The Auroville Theatre Group’s latest production adapts a searing drama of social injustice written by US-based Rock Wilk.
The time is 2006. There is unrest across Brooklyn, New York — a young African-American named Sean Bell has just been murdered by New York City police officials outside a club in Queens. Amid the ensuing chaos, life goes on for three friends, Esther, Saint, and Jamaal. Though set in the US, this narrative tells a story familiar worldwide: of increased polarization within communities based on race, color and money power. The Auroville Theatre Group’s Jill Navarre brings this script, written by US-based playwright Rock Wilk, to stage as Brooklyn Quartet this weekend.
“A profound play about growing up in America — black, brown, white..,” reads the synopsis of the play, as Navarre says, “It is a searing drama about social injustice and in its final denouement, it has the breadth of a Greek tragedy.” Originally written and performed as a one-man show by Wilk, the play houses multiple narratives — of different characters that appear through the entire course of the story which spans over a 20-year period in Brooklyn. “I wanted to introduce the audience in India to this wonderful place [my home town] called Brooklyn, in all ‘its maddening glory,’ as Wilk says. “Since I grew up in Brooklyn, albeit the Brooklyn of an earlier era, I have a special connection to the place and the story,” Navarre speaks of her decision to take the play to stage. The play had already been in shape and even performed before the artiste spotted it — she immediately asked Wilk to send over a copy of the script. “I was blown away by his performance when I saw it on Vimeo.”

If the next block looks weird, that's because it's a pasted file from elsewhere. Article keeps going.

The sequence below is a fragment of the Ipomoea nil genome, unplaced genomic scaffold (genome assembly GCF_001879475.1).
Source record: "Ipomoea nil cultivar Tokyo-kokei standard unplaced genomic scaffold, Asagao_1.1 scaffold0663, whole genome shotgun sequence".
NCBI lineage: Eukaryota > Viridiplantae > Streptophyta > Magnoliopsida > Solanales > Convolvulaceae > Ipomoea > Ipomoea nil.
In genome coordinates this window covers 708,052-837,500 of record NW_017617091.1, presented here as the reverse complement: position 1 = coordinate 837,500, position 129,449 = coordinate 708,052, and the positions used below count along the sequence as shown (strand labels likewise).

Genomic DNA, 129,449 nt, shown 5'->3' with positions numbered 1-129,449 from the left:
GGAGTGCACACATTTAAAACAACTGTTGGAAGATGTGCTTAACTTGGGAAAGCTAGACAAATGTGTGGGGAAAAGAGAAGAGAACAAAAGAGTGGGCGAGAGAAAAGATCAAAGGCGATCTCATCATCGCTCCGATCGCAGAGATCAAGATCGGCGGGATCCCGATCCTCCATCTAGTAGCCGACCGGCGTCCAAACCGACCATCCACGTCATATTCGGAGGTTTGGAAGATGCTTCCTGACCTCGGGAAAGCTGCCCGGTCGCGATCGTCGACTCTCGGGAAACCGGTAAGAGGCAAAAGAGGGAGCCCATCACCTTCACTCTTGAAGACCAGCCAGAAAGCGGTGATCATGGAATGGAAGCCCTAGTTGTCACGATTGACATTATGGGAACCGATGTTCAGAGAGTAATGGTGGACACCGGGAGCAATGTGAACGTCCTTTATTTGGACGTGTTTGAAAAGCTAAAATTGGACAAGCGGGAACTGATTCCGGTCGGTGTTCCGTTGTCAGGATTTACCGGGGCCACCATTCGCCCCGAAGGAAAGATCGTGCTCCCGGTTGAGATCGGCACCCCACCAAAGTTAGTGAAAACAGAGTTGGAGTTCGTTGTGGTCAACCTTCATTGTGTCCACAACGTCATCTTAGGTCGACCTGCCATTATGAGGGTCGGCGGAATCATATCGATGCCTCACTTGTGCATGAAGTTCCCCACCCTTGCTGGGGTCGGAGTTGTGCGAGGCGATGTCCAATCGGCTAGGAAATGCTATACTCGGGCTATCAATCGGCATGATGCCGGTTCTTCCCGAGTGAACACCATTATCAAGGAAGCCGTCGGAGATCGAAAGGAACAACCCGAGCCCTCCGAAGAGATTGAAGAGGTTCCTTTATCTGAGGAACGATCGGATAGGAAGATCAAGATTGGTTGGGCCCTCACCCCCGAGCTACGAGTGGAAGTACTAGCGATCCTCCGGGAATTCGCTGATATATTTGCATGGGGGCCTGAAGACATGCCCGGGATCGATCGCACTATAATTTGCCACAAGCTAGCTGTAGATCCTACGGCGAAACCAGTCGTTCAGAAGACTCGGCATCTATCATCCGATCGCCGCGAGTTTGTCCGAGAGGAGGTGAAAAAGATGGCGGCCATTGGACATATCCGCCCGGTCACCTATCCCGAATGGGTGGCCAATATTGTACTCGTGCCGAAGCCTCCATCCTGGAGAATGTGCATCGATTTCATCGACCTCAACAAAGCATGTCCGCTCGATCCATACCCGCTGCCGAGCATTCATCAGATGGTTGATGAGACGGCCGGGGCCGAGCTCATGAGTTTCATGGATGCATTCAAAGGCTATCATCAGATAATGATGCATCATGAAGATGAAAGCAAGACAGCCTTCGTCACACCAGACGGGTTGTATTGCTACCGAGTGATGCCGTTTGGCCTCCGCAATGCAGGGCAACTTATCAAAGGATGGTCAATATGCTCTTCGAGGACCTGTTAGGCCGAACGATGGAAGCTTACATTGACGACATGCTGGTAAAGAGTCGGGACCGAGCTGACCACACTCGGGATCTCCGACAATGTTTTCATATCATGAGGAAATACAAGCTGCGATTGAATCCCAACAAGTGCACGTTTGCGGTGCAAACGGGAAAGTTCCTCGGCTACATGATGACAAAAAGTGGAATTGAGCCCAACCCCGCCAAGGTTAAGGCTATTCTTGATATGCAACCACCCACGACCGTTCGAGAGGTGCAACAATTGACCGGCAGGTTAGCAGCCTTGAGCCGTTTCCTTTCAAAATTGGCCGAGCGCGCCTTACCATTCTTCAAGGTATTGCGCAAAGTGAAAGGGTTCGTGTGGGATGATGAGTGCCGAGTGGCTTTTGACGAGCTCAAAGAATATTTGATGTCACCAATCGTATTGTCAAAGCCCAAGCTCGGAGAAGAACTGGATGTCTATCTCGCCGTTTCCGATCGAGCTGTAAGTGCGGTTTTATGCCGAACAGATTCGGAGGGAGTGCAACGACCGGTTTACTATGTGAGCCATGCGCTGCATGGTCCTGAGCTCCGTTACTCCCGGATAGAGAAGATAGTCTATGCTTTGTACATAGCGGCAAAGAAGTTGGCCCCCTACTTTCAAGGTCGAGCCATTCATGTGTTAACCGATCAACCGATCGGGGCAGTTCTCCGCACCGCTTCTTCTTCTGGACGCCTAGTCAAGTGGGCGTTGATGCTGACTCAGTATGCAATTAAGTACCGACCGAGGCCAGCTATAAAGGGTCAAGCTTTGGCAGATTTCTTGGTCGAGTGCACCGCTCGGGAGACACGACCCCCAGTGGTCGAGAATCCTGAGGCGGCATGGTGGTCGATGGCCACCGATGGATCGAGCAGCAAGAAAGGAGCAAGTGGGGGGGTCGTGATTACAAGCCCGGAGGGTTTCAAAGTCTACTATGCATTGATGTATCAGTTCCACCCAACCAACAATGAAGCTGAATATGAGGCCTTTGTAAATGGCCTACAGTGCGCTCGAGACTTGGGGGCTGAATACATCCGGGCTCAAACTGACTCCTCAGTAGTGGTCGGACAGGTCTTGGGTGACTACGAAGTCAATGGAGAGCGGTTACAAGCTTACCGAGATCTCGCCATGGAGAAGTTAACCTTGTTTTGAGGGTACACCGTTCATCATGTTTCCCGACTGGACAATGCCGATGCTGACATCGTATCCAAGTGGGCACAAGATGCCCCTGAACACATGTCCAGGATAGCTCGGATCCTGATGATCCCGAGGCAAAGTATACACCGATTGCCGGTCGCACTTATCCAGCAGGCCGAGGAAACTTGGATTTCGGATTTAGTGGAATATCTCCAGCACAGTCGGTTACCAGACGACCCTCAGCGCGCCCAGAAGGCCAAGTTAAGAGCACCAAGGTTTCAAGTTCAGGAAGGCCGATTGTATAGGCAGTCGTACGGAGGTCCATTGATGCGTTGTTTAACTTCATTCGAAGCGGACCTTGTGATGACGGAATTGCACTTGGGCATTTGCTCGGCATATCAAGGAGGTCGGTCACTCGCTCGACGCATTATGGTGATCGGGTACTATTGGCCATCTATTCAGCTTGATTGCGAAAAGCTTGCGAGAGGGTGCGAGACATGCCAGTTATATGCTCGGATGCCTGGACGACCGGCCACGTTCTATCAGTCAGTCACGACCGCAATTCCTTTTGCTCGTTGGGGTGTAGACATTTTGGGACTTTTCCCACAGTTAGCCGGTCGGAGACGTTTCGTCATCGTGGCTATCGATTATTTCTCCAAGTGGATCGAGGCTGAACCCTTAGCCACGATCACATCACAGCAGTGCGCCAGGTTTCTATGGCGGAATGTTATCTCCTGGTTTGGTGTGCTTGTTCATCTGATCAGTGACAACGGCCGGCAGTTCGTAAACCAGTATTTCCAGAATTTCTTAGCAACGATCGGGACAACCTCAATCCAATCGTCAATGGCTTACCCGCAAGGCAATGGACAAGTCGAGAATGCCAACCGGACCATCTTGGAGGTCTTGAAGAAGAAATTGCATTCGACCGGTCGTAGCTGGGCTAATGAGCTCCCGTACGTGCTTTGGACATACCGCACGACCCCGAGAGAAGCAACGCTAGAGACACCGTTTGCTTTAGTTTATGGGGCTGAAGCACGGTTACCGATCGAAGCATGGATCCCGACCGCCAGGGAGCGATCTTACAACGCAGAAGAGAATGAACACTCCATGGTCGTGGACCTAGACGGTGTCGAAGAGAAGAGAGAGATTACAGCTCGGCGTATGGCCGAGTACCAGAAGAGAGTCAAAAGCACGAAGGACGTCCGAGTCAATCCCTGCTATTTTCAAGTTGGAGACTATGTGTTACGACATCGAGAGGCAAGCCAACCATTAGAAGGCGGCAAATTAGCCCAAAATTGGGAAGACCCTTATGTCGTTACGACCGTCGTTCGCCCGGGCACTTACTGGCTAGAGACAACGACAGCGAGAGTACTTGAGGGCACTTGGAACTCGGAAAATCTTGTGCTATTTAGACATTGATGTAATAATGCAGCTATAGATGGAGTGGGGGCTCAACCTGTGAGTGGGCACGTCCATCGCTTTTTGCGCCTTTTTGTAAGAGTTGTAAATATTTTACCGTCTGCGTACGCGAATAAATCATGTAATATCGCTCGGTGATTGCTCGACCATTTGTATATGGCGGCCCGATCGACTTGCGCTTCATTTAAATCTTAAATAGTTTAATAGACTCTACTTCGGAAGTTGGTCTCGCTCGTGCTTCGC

Navarre says it was “unbelievably challenging” to take a show which had been performed as a solo work and share it with a larger crew. “What I had to keep in mind was to not lose my courage in taking the roughest possible language — Brooklyn street talk — and put it into the mouths of these actors, as though it was their everyday speech.” This dialect is contrasted with lyrical, poetic passages which take the mood to a whole different level, revealing an interesting dichotomy.
The choreography by Aurosri Mandal is also taken from the street dances of Brooklyn youth and uses the music which goes with break dancing: hip hop and rap, as well as jazz. The stage setting, on the other hand, remains minimal, with video clips and pictures running in the background giving a clearer insight into the story that unfurls.
Brooklyn Quartet was staged at Alliance Francaise of Madras.
This post was written by the author in their personal capacity.The opinions expressed in this article are the author’s own and do not reflect the view of The Theatre Times, their staff or collaborators.